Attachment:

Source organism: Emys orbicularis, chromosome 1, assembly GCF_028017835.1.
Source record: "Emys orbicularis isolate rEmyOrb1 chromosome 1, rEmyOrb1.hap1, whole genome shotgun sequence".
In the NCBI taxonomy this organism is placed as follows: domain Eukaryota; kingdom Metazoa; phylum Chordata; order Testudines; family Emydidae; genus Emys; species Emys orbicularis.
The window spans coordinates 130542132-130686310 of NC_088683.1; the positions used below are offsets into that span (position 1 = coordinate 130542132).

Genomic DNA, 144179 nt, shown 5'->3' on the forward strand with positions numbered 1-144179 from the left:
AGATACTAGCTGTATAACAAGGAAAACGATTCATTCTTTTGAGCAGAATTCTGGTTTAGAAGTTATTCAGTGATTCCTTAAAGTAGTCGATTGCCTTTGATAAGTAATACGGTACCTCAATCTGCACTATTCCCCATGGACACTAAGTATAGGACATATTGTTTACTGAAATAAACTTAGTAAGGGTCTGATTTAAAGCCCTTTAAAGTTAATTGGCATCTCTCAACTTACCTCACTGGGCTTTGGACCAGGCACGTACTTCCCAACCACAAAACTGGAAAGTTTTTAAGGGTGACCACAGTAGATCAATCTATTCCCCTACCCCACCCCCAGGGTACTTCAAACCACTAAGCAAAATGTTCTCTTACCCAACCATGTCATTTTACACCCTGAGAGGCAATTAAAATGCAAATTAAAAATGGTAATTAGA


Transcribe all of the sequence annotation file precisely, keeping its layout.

Source organism: Emys orbicularis, chromosome 1, assembly GCF_028017835.1.
Source record: "Emys orbicularis isolate rEmyOrb1 chromosome 1, rEmyOrb1.hap1, whole genome shotgun sequence".
In the NCBI taxonomy this organism is placed as follows: domain Eukaryota; kingdom Metazoa; phylum Chordata; order Testudines; family Emydidae; genus Emys; species Emys orbicularis.
The window spans coordinates 130542132-130686310 of NC_088683.1; the positions used below are offsets into that span (position 1 = coordinate 130542132).

Genomic DNA, 144179 nt, shown 5'->3' on the forward strand with positions numbered 1-144179 from the left:
AGATACTAGCTGTATAACAAGGAAAACGATTCATTCTTTTGAGCAGAATTCTGGTTTAGAAGTTATTCAGTGATTCCTTAAAGTAGTCGATTGCCTTTGATAAGTAATACGGTACCTCAATCTGCACTATTCCCCATGGACACTAAGTATAGGACATATTGTTTACTGAAATAAACTTAGTAAGGGTCTGATTTAAAGCCCTTTAAAGTTAATTGGCATCTCTCAACTTACCTCACTGGGCTTTGGACCAGGCACGTACTTCCCAACCACAAAACTGGAAAGTTTTTAAGGGTGACCACAGTAGATCAATCTATTCCCCTACCCCACCCCCAGGGTACTTCAAACCACTAAGCAAAATGTTCTCTTACCCAACCATGTCATTTTACACCCTGAGAGGCAATTAAAATGCAAATTAAAAATGGTAATTAGA